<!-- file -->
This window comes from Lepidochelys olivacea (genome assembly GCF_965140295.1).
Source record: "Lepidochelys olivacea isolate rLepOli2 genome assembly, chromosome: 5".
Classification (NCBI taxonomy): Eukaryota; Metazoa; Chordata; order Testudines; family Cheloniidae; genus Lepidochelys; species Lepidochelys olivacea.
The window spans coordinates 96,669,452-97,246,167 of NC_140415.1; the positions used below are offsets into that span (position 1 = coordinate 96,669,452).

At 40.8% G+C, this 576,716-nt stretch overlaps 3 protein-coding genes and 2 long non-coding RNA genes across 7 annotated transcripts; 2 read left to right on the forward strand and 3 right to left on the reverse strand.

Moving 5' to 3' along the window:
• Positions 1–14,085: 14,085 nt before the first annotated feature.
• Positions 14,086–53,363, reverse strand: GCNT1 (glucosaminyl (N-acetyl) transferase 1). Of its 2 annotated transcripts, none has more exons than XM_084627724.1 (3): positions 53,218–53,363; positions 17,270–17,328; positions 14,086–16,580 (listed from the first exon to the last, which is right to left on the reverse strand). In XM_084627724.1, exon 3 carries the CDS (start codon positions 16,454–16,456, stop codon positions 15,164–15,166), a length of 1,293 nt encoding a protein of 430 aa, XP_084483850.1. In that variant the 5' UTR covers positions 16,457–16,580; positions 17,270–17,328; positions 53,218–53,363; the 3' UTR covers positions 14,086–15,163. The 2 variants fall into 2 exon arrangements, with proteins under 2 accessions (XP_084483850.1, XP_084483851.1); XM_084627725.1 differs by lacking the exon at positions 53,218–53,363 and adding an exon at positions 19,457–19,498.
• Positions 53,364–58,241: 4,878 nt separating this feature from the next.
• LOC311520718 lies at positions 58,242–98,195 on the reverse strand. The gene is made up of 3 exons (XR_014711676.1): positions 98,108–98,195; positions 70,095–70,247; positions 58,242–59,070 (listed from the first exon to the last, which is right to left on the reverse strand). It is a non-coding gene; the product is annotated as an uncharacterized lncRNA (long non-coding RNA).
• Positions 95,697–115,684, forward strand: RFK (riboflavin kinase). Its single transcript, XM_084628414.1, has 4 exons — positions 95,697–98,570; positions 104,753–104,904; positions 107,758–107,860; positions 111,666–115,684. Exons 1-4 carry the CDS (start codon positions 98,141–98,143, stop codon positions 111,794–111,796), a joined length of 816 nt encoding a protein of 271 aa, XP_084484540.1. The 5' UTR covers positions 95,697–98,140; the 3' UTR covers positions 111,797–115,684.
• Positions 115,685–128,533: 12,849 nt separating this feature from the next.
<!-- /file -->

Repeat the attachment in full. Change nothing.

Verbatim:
This window comes from Lepidochelys olivacea (genome assembly GCF_965140295.1).
Source record: "Lepidochelys olivacea isolate rLepOli2 genome assembly, chromosome: 5".
Classification (NCBI taxonomy): Eukaryota; Metazoa; Chordata; order Testudines; family Cheloniidae; genus Lepidochelys; species Lepidochelys olivacea.
The window spans coordinates 96,669,452-97,246,167 of NC_140415.1; the positions used below are offsets into that span (position 1 = coordinate 96,669,452).

At 40.8% G+C, this 576,716-nt stretch overlaps 3 protein-coding genes and 2 long non-coding RNA genes across 7 annotated transcripts; 2 read left to right on the forward strand and 3 right to left on the reverse strand.

Moving 5' to 3' along the window:
• Positions 1–14,085: 14,085 nt before the first annotated feature.
• Positions 14,086–53,363, reverse strand: GCNT1 (glucosaminyl (N-acetyl) transferase 1). Of its 2 annotated transcripts, none has more exons than XM_084627724.1 (3): positions 53,218–53,363; positions 17,270–17,328; positions 14,086–16,580 (listed from the first exon to the last, which is right to left on the reverse strand). In XM_084627724.1, exon 3 carries the CDS (start codon positions 16,454–16,456, stop codon positions 15,164–15,166), a length of 1,293 nt encoding a protein of 430 aa, XP_084483850.1. In that variant the 5' UTR covers positions 16,457–16,580; positions 17,270–17,328; positions 53,218–53,363; the 3' UTR covers positions 14,086–15,163. The 2 variants fall into 2 exon arrangements, with proteins under 2 accessions (XP_084483850.1, XP_084483851.1); XM_084627725.1 differs by lacking the exon at positions 53,218–53,363 and adding an exon at positions 19,457–19,498.
• Positions 53,364–58,241: 4,878 nt separating this feature from the next.
• LOC311520718 lies at positions 58,242–98,195 on the reverse strand. The gene is made up of 3 exons (XR_014711676.1): positions 98,108–98,195; positions 70,095–70,247; positions 58,242–59,070 (listed from the first exon to the last, which is right to left on the reverse strand). It is a non-coding gene; the product is annotated as an uncharacterized lncRNA (long non-coding RNA).
• Positions 95,697–115,684, forward strand: RFK (riboflavin kinase). Its single transcript, XM_084628414.1, has 4 exons — positions 95,697–98,570; positions 104,753–104,904; positions 107,758–107,860; positions 111,666–115,684. Exons 1-4 carry the CDS (start codon positions 98,141–98,143, stop codon positions 111,794–111,796), a joined length of 816 nt encoding a protein of 271 aa, XP_084484540.1. The 5' UTR covers positions 95,697–98,140; the 3' UTR covers positions 111,797–115,684.
• Positions 115,685–128,533: 12,849 nt separating this feature from the next.